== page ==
Tony Hawk's Project 8

Review

posted 11/28/2006 by Cyril Lachel
other articles by Cyril Lachel
One Page Platforms: 360
Instead of featuring a linear set of tasks, Project 8 actually gives you a lot of flexibility when it comes to how you want to play. There are a few different kinds of tasks to accomplish in the game, all of which are a lot of fun and quite diverse. Some of the tasks you will get from citizens around town that just happen to be glowing a funky orange color. Other tasks you will find on the walls and on posters. Most of the tasks you need to complete are nothing more than spray paint challenges. These goals require you to manual for a certain distance, grind until it tells you to stop or wall ride to a certain height. This is a new and interesting way of giving you things to do that doesn't come off feeling like it's forced.
 
Each of these challenges has three different difficulties it wants you to complete. If you're just looking for an easy time then chances are you will want to deal with the AM (amateur) tasks. Those who need a little extra challenge will try for the PRO tasks. And if you're a die hard fan who has been playing the game so long that you can do just about anything with the skateboard, then the SICK tasks are for you. Without a doubt this is the most difficult Tony Hawk title I have ever seen, it's going to take all but the best skaters hundreds of hours of play before you will even get close to completing all of the sick tasks. While there's no doubt that some of these goals are the very definition of frustrating, it's nice to see Neversoft experimenting with the game's difficulty. Recent Tony Hawk games have been so easy that even new fans could breeze through them in only a day or two; Project 8 will definitely have you working on the story mode for days, if not weeks.
 
Tony Hawk games are only as good as their level designs, and Project 8 is something of a mixed bag. I love the idea that you can go from one part of the city to another without worrying about load times or breaking your combo, but not every part of the city is as interesting as it should be. Throughout the course of the game you will skate through main street, the capitol building, a school, the slums, a factory, an amusement park, a small residential neighborhood, and more. These areas are generally large and offer a lot of different things to do tricks on (and over). The problem is that we've seen a lot of these locations done better in previous Tony Hawk games. There are a few parts of the game that really stand out, but much of the level design left something to be desired. Hopefully Neversoft will be able to build a more interesting world to skate in when they come out with their ninth installment next year.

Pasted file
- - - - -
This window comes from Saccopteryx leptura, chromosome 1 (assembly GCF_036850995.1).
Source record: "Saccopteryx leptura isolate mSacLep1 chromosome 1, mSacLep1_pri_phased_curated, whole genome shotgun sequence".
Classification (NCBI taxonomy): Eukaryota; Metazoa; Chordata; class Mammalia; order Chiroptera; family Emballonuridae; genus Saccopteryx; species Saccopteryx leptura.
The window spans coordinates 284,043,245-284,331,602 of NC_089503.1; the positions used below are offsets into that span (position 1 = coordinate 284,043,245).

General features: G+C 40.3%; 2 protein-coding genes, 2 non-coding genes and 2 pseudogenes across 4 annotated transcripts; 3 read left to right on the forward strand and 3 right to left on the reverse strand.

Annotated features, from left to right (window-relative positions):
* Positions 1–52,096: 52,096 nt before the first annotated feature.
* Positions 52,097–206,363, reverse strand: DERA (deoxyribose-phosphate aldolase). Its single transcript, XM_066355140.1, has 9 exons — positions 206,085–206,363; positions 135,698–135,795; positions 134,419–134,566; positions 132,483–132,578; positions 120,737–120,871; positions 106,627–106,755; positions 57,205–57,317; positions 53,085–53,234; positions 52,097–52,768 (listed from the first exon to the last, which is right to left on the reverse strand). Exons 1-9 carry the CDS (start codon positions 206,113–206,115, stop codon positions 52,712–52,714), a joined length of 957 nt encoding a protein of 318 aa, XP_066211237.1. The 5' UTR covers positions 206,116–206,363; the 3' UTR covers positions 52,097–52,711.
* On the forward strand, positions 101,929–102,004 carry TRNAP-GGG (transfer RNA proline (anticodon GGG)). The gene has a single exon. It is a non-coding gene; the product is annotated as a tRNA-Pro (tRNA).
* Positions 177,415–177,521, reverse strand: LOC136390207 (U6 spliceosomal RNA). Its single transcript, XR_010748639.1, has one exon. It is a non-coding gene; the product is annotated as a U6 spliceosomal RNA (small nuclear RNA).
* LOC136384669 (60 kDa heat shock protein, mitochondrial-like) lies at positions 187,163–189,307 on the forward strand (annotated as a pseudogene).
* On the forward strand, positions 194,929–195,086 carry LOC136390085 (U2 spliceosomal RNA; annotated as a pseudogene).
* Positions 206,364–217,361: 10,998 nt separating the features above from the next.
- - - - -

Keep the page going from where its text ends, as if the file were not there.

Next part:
While we're complaining about Project 8's shortcomings, it's worth mentioning that the game doesn't give you much control over who you want to skate as. At the beginning of the game it offers you a half dozen characters to select from, from there you can customize them in several different ways (change clothing, facial features, etc.). To be fair this is more than you were able to do in American Wasteland, but it's hard not to feel like the create-a-skater options are woefully inadequate. Considering how much control you've had in previous Tony Hawk games it's hard to understand why they would limit the customization so much. Ultimately this isn't that big of a deal, but it kind of left a bad taste in my mouth from the very beginning.
 
Thankfully not everything is bad. Project 8 has wisely decided to excise some of the more recent additions to the series. This time around you won't have any missions that require you to board a bicycle. You also won't need to drive a car. And you can forget about running up buildings and jumping from one wall to another. These additions were completely unnecessary and it's nice to see Neversoft get rid of them and focus on what made Tony Hawk's games so good: the skating.
 
Once you've grown sick and tired of skating through the virtual world you can switch over to the game's many multiplayer modes. Ever since Tony Hawk's Pro Skater 3 took the series online Neversoft has been adding new modes and allowing for a greater amount of game options. Project 8 is no exception, you can play to a certain score, see who can get the most points in a set amount of time, see who can tag the most pieces of the environment, find out who can perform the best combo and more. Perhaps the most interesting multiplayer mode comes in the form of Walls, a crazy Tron-like game where your skater has a bright wall coming out of his back. You get a point whenever a human opponent runs into your wall, making for one crazy experience that is both fun and bizarre at the exact same time.
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